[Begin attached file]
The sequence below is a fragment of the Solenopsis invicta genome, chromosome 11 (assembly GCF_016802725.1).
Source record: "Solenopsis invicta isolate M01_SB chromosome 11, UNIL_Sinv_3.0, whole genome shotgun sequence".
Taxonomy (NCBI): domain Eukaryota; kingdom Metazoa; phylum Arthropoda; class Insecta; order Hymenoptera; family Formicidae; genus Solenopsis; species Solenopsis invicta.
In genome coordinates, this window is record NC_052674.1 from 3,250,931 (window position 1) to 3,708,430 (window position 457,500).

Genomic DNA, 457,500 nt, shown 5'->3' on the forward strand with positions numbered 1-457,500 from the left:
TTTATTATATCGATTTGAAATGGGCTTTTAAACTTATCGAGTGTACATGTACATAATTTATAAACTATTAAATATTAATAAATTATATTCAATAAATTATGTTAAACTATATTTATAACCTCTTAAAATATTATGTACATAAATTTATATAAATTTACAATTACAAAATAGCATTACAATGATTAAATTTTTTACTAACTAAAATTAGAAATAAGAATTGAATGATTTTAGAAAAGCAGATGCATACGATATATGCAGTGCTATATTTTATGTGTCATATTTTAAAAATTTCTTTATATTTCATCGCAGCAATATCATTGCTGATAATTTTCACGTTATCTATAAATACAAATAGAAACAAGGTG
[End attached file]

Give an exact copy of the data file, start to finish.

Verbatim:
The sequence below is a fragment of the Solenopsis invicta genome, chromosome 11 (assembly GCF_016802725.1).
Source record: "Solenopsis invicta isolate M01_SB chromosome 11, UNIL_Sinv_3.0, whole genome shotgun sequence".
Taxonomy (NCBI): domain Eukaryota; kingdom Metazoa; phylum Arthropoda; class Insecta; order Hymenoptera; family Formicidae; genus Solenopsis; species Solenopsis invicta.
In genome coordinates, this window is record NC_052674.1 from 3,250,931 (window position 1) to 3,708,430 (window position 457,500).

Genomic DNA, 457,500 nt, shown 5'->3' on the forward strand with positions numbered 1-457,500 from the left:
TTTATTATATCGATTTGAAATGGGCTTTTAAACTTATCGAGTGTACATGTACATAATTTATAAACTATTAAATATTAATAAATTATATTCAATAAATTATGTTAAACTATATTTATAACCTCTTAAAATATTATGTACATAAATTTATATAAATTTACAATTACAAAATAGCATTACAATGATTAAATTTTTTACTAACTAAAATTAGAAATAAGAATTGAATGATTTTAGAAAAGCAGATGCATACGATATATGCAGTGCTATATTTTATGTGTCATATTTTAAAAATTTCTTTATATTTCATCGCAGCAATATCATTGCTGATAATTTTCACGTTATCTATAAATACAAATAGAAACAAGGTG